Scientists translated a bird's brainwaves into its song

A technology analyzing bird brain activity while they're singing could have amazing applications for "mind-reading"

By Matthew Rozsa
Published June 20, 2021 2:00PM (EDT)
Four birds sitting on a branch (iStock-Getty Images/jeffysurianto)
Four birds sitting on a branch (iStock-Getty Images/jeffysurianto)

Imagine being able to watch musical notes flying through the air as your favorite relaxing song plays gently through the breeze. In a sense, scientists are one step closer to being able to make something along those lines happen with real-life birdsongs: They can now recreate a bird's song merely by reading its brain activity. Now, they can move toward experiments that would read a bird's song-related neural activity in real time.

Why are scientists doing this? As University of California, San Diego (UCSD) psychology professor Timothy Gentner explained in a press release, bird brains are similar enough to human ones that their research could help people with illnesses that impair their ability to communicate.

"We are leveraging 40 years of research in birds to build a speech prosthesis for humans — a device that would not simply convert a person's brain signals into a rudimentary set of whole words but give them the ability to make any sound, and so any word, they can imagine, freeing them to communicate whatever they wish," Gentner said in his statement.

UCSD provided Salon with a link to a sound clip in which you can hear a recording of a zebra finch's song, followed by the biomechanical reproduction of the same song based on a zebra finch's brain signals.

In their paper, the authors point out that birdsongs have long been a rich ore of information about communication.

"Birdsong shares a number of unique similarities with human speech, and its study has yielded general insight into multiple mechanisms and circuits behind learning, execution, and maintenance of vocal motor skill," the authors explain. "In addition, the biomechanics of song production bear similarity to those of humans and some nonhuman primates."

Gentner and Vikash Gilja, another co-author of the paper, explained to Salon that although the last common ancestor between birds and humans lived more than 300 million years ago, our brains have retained important similarities.

"Neurons, the basic building blocks of brains in humans, birds, and almost every other creature with a backbone, are remarkably similar," Gentner and Gilja told Salon by email. "The crux of the problem in both species is the same: how do we translate patterns of neural activity into patterns of sounds? But what makes birdsong such an ideal candidate for this kind of work is its functional similarity to human speech."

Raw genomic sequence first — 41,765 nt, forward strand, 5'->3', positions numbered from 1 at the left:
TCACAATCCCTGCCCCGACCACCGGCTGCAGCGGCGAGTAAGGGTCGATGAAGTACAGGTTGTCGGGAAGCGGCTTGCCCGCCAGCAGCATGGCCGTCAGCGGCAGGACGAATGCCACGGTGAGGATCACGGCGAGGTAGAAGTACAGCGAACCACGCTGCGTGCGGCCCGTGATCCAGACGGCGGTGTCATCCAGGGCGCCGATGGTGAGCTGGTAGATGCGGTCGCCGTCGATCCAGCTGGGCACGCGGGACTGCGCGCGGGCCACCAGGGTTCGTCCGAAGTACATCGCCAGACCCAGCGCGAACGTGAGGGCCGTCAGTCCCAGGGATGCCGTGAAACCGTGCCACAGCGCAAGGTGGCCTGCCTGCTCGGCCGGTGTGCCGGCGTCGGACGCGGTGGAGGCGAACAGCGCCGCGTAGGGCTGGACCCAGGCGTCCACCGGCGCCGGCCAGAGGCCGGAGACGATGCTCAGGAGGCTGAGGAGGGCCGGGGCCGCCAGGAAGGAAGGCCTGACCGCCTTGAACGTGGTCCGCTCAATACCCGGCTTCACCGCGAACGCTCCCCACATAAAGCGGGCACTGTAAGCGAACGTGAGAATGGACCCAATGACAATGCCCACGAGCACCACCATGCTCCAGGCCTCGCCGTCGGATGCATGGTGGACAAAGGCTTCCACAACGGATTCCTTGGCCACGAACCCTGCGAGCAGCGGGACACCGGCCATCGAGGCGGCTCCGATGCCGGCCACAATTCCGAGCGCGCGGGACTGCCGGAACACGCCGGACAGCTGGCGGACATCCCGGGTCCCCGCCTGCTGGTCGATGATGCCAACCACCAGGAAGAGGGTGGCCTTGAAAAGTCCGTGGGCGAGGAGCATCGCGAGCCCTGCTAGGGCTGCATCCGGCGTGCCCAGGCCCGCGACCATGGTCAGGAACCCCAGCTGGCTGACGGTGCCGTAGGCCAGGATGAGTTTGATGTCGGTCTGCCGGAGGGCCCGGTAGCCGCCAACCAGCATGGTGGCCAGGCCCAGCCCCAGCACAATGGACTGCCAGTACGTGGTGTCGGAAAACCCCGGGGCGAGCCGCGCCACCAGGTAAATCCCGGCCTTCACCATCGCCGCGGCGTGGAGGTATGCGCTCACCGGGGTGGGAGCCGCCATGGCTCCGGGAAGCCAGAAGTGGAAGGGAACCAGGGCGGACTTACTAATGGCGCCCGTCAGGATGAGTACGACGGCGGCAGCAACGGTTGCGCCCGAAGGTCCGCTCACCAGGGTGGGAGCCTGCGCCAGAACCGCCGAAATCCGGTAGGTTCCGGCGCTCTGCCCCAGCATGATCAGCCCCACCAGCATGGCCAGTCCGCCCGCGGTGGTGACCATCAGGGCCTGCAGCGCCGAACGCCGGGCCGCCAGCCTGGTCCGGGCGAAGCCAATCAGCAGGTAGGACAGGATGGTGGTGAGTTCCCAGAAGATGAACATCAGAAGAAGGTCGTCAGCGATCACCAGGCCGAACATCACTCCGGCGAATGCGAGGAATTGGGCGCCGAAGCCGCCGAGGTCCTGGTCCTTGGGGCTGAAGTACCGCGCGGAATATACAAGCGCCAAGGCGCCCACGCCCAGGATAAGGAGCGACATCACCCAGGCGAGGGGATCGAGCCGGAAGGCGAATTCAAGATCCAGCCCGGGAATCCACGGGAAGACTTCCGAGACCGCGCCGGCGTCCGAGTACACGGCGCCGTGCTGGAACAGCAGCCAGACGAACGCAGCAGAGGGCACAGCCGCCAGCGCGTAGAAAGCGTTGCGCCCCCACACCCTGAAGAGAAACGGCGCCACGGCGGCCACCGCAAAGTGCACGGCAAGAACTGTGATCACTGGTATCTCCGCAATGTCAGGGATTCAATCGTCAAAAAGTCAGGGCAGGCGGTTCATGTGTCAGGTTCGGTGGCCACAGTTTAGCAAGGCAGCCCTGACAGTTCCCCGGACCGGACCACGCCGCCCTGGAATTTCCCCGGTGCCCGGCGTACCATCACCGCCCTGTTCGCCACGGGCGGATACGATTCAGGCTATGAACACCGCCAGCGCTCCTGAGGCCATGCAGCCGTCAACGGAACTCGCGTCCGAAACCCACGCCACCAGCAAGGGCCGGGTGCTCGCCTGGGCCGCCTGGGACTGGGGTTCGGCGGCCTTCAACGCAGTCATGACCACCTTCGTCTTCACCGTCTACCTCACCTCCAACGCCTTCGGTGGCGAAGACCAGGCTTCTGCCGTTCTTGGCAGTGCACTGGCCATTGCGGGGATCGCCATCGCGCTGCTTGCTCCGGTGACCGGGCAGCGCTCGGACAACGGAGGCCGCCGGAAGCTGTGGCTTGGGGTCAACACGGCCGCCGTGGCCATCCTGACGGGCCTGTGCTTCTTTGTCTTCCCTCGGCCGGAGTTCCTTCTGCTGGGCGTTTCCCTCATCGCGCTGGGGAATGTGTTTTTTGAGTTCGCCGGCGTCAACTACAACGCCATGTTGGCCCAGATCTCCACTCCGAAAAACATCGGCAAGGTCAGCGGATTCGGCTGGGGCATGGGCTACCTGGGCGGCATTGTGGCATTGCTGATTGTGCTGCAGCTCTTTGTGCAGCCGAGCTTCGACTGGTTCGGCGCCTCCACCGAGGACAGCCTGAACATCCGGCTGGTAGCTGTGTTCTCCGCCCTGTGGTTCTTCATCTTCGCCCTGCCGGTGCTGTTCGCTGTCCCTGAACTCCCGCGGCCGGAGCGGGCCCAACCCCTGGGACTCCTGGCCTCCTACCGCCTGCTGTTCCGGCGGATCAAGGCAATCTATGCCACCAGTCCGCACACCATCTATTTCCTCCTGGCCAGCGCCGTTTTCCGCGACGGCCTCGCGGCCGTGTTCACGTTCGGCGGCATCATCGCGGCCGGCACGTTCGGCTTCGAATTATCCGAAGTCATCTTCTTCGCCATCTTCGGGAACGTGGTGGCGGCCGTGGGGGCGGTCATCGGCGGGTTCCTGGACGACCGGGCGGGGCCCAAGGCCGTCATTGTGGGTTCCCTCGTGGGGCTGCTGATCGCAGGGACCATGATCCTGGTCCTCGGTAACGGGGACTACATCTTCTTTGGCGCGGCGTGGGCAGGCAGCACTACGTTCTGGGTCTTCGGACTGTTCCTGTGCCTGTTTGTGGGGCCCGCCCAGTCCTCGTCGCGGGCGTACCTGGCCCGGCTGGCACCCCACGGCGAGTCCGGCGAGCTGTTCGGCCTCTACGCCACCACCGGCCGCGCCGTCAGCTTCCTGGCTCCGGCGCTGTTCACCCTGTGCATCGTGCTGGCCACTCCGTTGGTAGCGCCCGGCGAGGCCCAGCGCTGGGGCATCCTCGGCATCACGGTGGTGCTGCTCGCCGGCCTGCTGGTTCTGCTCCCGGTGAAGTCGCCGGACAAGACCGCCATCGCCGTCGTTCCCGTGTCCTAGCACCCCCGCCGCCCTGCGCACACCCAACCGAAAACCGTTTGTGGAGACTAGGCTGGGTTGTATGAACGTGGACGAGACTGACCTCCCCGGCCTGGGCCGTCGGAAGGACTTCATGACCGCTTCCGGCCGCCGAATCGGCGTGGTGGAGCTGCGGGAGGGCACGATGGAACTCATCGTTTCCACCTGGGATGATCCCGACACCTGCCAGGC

And while some birds, like certain parrot species, can vocalize and communicate in complex ways such that they seem to be aware of human language, birds do not have the intellectual capacity for language — at least not in the same way that we do.

"Language allows for creation of infinite meanings from a finite set of speech sounds and words," Gentner and Gilja explained. "Birdsong, along with all other non-human communication signals, appears to lack this capacity. The deeper relationships between music, language, and the 'complexity' of an acoustic signal are the topics of both ongoing research and artistic expression."

Yet bird vocalizations are still exceedingly intricate. One study found that Eurasian jackdaws had specific calls that they would use to warn each other about humans they did not like, meaning they could not only identify specific individuals but assign sounds to refer to them. Toshitaka Suzuki and his colleagues at The Graduate University for Advanced Studies in Japan have learned from observing Japanese tits that they arrange their calls in a specific order much as humans use syntax to construct sentences.

"Syntax was considered to have uniquely evolved in humans, but our study demonstrates that it has evolved in a wild bird, too," Suzuki told BBC Earth. "I think many basic features of language capacity are shared between humans and non-human animals, including birds."


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Humanity has long had a curious relationship with birdsong, which seems to affect human rhythms and psyches in unseen ways. Scientists have found that people find birdsongs reassuring because, thousands of years ago, our ancestors knew that the birds were singing because they felt safe — and that made it more likely that we were also safe. In addition, birdsongs are thought to serve as a natural alarm clock for humans, telling our inner uncivilized animal that the day is starting and we have work to do. The relationship between wild birds and humans is reflexive: during the COVID-19 pandemic, birds became louder and more musical as human-caused noise pollution from automobiles, mundane urban machinery and the herds of people themselves began to quiet down.

"It's certainly an interesting observation that likely points to the behavioral flexibility of songbirds to adapt to changes in their/our acoustic environments, and how much we can learn about the intricacies of the world around us if we simply take a moment to stop and listen," Gentner and Gilja said.


Matthew Rozsa

Matthew Rozsa is a staff writer for Salon. He holds an MA in History from Rutgers University-Newark and is ABD in his PhD program in History at Lehigh University. His work has appeared in Mic, Quartz and MSNBC.

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